Food feuds revealed: Half of British vegans identify as ‘vegansexuals’; someone who only dates other vegans
- New research reveals the ‘food feuds’ caused by dietary choices when it comes to romantic relationships
- A third (33%) of Brits said they would try switching to a plant-based diet for a loved one
- However, a fifth (22%) of Brits admit they have, or would, dump someone because they were vegan
- Research commissioned by Subway to celebrate the launch of their brand-new vegan T.L.C. (Tastes Like Chicken) Sub, to unite even the most incompatible of dietary pairings – which is available in 6-inch, Footlong and as a wrap or a salad
Images of Subway’s new menu items available here: https://www.flickr.com/gp/taylorherringpr/K9072B
12th January 2021 – With over 1 million Brits now adopting a plant-based lifestyle, British relationships are facing a whole new challenge when it comes to dietary compatibility. New research looks at the tensions that food choices such as being vegan or a carnivore can create in relationships and how much of a romantic deal-breaker it really is.
Food is still very much the language of love for many couples, with over three quarters (77%) of Brits claiming cooking, eating together, or going out for food play an important part of their romantic relationships.
However, with 43% of Brits admitting to having disagreements with family, friends and partners over what to eat for dinner, coupled with the increase in vegan and vegetarian lifestyles, ‘inter-dietary’ romances could face even bigger challenges in 2021.
New research commissioned by Subway to celebrate the launch of their new plant-based T.L.C. (Tastes Like Chicken) Sub and Vegan Double Choc Cookie reveals almost a quarter (24%) of Brits have, and would, dump someone because of ‘food feuds’ based on their dietary or eating habits.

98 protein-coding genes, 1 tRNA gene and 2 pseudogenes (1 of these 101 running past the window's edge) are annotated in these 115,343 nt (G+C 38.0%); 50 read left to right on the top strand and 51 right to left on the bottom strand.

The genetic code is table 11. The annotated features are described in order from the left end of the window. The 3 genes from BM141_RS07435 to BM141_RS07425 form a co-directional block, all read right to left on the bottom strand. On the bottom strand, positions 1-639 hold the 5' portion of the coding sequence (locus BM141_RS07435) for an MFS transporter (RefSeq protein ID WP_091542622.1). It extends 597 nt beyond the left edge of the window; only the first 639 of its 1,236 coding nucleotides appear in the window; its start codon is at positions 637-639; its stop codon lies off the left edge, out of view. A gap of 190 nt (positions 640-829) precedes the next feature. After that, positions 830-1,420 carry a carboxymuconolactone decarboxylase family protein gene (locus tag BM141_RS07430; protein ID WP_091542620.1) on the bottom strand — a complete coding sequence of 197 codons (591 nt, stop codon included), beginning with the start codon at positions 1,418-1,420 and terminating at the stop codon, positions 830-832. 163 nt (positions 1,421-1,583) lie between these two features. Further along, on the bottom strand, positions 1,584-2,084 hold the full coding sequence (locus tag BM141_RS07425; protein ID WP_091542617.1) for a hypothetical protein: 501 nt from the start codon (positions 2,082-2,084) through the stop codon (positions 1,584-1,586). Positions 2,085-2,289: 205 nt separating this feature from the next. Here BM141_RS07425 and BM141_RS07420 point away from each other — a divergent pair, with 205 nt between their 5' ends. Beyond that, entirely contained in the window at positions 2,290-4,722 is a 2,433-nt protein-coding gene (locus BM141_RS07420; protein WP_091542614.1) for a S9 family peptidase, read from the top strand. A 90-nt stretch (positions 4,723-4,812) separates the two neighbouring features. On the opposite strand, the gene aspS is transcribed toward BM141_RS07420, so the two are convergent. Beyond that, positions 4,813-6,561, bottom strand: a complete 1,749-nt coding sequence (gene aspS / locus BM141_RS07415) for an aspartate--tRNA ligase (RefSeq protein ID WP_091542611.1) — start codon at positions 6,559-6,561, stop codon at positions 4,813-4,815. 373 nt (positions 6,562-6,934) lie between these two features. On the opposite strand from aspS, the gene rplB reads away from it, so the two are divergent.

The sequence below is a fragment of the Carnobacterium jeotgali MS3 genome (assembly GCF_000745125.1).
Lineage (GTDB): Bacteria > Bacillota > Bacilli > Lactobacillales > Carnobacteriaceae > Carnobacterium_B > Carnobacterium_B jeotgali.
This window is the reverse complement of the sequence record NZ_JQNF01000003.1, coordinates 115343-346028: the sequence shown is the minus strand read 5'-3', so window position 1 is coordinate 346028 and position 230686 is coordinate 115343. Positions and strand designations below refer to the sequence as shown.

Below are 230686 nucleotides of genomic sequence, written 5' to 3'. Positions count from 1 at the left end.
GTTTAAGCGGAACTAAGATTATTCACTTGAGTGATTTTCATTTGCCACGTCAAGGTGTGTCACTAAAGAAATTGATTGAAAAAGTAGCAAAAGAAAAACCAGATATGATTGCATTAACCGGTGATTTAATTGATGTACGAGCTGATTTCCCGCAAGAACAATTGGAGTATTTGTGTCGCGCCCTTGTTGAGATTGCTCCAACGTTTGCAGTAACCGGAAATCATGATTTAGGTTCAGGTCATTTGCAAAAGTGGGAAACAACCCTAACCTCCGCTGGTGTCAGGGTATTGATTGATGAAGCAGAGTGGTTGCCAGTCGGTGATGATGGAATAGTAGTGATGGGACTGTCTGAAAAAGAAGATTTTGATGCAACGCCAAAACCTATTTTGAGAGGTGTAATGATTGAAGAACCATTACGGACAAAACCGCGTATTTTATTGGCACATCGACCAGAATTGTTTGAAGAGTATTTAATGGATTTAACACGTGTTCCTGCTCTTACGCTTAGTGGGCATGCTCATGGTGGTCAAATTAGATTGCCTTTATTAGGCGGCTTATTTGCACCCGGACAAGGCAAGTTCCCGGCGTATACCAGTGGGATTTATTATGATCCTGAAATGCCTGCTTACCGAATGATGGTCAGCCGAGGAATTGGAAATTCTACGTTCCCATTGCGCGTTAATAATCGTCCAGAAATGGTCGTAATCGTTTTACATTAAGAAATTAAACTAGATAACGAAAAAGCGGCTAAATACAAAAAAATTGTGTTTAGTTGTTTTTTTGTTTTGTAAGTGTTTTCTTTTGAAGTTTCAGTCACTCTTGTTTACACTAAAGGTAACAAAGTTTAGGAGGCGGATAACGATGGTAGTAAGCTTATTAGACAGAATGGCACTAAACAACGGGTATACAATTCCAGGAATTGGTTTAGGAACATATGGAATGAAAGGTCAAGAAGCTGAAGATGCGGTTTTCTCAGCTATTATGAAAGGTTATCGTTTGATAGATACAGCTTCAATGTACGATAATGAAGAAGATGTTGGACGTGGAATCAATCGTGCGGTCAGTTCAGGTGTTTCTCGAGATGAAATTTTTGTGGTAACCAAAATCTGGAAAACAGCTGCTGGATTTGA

The road to love is full of foodie hurdles it would seem, as over half (53%) of British vegans identify as Vegansexuals; someone who only dates other vegans, with an additional 40% admitting to avoiding social events or dinner parties with carnivorous friends.
But the feeling is mutual, as over a third (39%) of meat-eating Brits said they would think twice about dating a vegetarian or vegan long-term, stating that they’d find it difficult not to be able to cook and enjoy meat-based meals together (43%). Other reasons include not wanting to bring their vegan partner to family meals (32%) and not wanting to feel guilty about eating meat (29%).
The tensions have caused rifts in relationships, as a fifth (22%) of meat-eaters admit to having dumped someone because they were a vegan, with men more likely than women to break up with someone because of their dietary or eating habits.
The new research has been released to coincide with the launch of Subway’s brand-new vegan T.L.C. (Tastes Like Chicken) Sub, which is so chicken-like in flavour, and chicken-less in contents, it promises to unite even the most incompatible of pairings over its delicious taste. Fully customisable as a 6-inch or Footlong Sub, the T.L.C can also be ordered as a salad or a wrap.